Member Since: 8th Nov 2002
Total posts: 1591
Posted:Some of the rudest most elitist people you will find are the ones that consider themselves on the fringe and constantly preach about fighting conformity and having tolerance for things diffrent.


Doc Lightning
Doc Lightning

HOP Mad Doctor
Location: San Francisco, CA, USA
Member Since: 28th May 2001
Total posts: 13919
Posted:Hypocracy is an equal-opportunity behavior.

I once saw a bumper sticker that said "I am funkier than thou." It was clearly a joke, but that's exactly the attitude I run into a lot. OK, so I look more like a frat boy than a lot of the people I hang out with. I don't have piercings or tats or dreds or anything else. I dress pretty conservatively. Great. I'd love to have a big old piercing sticking out of my upper ear, but I can't because I have professional obligations to meet. But my friends see who I am on the inside.

I went to the video place the other day (it's a local independent video store with a both a counterculture and LGBT theme to it) and I was still wearing my white coat from having just seen a patient. I got theee sterraaangest look from the girl behind the counter when I walked up and checked out two anime films.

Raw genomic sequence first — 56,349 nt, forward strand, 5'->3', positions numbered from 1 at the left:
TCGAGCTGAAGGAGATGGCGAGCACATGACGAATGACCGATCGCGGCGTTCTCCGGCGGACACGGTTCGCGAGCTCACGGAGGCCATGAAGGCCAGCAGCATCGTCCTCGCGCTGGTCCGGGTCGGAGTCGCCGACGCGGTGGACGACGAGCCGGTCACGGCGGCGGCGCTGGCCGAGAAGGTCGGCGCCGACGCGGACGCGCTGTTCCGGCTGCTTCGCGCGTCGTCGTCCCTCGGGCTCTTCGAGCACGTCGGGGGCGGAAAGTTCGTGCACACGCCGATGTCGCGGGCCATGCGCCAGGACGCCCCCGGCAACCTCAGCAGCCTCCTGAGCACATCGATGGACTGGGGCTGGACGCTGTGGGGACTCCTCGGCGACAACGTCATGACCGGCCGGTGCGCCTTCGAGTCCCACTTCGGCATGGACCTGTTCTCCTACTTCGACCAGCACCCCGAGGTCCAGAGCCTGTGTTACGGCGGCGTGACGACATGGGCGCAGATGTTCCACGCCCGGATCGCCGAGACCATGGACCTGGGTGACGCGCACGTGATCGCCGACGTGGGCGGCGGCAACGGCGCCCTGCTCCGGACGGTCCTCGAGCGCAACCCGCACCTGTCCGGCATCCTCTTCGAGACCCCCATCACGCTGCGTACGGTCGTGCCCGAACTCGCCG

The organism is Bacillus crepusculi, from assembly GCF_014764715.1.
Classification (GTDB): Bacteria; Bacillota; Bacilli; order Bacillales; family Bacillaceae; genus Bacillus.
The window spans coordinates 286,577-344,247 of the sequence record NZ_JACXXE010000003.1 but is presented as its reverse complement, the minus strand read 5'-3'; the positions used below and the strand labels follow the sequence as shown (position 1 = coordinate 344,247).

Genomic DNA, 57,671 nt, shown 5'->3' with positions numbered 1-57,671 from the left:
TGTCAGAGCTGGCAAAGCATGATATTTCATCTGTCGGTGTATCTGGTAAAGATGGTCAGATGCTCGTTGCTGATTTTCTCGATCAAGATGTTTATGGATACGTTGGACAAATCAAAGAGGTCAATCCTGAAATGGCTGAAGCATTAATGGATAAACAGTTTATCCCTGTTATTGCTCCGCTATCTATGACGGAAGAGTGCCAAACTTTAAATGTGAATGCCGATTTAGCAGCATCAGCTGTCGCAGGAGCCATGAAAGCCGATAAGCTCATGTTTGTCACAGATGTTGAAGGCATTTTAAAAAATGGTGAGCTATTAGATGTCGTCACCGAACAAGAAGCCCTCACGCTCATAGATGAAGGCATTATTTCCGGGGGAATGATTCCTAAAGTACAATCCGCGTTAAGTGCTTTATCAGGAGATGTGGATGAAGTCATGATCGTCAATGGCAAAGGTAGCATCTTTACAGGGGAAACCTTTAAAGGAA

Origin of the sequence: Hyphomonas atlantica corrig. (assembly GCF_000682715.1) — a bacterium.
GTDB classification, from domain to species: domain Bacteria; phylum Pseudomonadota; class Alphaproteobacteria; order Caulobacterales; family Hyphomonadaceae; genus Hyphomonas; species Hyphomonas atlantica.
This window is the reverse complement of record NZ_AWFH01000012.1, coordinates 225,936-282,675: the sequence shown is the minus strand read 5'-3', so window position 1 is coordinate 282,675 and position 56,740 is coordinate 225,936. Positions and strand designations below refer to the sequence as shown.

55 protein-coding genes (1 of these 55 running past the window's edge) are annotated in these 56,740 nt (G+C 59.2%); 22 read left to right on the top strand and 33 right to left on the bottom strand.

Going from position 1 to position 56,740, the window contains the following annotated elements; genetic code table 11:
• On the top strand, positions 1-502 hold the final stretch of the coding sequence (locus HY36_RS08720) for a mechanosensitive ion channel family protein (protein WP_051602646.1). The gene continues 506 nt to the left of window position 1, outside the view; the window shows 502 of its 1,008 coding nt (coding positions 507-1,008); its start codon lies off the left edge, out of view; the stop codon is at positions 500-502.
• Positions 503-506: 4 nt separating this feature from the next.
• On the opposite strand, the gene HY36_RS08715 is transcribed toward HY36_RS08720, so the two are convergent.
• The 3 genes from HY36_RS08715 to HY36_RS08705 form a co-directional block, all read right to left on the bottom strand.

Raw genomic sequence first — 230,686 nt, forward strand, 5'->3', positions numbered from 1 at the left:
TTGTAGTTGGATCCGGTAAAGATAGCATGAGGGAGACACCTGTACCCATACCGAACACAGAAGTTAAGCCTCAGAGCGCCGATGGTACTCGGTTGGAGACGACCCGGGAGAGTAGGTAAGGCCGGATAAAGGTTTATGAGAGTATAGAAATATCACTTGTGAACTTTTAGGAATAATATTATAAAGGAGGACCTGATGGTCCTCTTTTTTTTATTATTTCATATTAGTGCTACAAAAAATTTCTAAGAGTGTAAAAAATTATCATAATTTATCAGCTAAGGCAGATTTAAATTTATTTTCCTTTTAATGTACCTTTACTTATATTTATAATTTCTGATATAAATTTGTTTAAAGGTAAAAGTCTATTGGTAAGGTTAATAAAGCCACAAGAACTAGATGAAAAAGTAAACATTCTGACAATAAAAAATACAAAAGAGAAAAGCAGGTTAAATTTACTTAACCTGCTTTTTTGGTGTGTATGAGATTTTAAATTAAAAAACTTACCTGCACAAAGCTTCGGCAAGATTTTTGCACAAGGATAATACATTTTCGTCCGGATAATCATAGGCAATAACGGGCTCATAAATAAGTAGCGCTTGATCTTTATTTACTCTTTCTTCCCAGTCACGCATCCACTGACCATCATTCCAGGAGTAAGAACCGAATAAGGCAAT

People judge you on how you look. I just learn to deal and to be confident in my own appearance and to hell with what the rest of them think.


-Mike )'(
Certified Mad Doctor and HoP High Priest of Nutella

"A buckuht 'n a hooze!" -Valura


poiaholic22
member

Member Since: 22nd Dec 2002
Total posts: 531
Posted:I think John Lydon (bka Johnny Rotten) put it best when he said "The punks ruined it by adapting to a uniform dress and attitude".This was in reference to the punk scene circa 1977-78 in a film documentary about the Sex Pistols called "The Filth and The Fury".

For me the punk scene showed me the door to my individuality however,I have noticed that a lot of so called punk rockers think that being "punk" means that you're supposed to have a bad attitude and crazy hair and shop at Hot Topic.Punk is about being yourself.End of story.